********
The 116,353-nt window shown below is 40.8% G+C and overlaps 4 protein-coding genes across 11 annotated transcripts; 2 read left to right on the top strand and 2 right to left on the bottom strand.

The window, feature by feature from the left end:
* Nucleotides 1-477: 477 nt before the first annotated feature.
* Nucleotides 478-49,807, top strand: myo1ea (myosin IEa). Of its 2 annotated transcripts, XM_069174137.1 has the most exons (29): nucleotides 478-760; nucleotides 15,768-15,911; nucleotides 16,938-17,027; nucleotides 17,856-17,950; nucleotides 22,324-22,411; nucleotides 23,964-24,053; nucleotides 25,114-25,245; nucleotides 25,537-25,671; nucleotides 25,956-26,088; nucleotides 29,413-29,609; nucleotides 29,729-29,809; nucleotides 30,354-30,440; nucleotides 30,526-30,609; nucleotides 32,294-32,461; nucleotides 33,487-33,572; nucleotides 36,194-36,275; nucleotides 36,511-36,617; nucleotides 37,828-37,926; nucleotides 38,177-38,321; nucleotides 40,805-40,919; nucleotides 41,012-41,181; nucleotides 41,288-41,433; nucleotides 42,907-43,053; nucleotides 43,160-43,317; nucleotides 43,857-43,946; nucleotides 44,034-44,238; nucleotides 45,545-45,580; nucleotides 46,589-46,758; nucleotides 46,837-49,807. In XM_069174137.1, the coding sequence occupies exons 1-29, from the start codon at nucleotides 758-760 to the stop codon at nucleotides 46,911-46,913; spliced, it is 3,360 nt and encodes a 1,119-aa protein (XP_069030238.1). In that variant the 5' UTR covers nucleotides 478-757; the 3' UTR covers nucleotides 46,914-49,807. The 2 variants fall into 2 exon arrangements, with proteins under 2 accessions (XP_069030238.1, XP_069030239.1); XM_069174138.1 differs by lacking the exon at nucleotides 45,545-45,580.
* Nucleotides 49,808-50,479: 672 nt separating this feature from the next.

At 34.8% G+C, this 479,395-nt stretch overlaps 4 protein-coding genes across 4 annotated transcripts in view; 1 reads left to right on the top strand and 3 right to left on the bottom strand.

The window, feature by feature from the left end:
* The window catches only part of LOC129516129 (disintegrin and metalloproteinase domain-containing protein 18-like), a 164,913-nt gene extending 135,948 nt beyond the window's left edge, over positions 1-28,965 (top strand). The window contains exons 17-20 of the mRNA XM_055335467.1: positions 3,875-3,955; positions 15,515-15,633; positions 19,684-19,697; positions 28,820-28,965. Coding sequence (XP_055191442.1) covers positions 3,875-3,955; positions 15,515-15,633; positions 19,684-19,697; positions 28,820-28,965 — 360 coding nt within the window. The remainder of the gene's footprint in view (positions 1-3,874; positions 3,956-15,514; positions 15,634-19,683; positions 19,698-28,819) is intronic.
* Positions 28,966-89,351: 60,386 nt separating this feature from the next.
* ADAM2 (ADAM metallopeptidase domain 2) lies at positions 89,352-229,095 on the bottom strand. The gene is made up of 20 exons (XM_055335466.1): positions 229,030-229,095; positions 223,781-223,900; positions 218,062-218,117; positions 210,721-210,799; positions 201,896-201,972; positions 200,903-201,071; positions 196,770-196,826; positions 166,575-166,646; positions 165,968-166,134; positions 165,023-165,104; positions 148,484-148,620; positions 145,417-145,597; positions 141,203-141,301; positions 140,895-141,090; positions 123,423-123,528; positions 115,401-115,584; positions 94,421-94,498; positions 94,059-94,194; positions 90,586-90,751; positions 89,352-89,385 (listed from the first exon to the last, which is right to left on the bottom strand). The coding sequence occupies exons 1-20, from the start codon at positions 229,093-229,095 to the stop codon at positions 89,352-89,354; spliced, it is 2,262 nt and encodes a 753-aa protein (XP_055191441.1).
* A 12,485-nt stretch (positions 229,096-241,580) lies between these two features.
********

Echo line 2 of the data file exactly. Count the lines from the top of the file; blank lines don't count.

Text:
The window, feature by feature from the left end: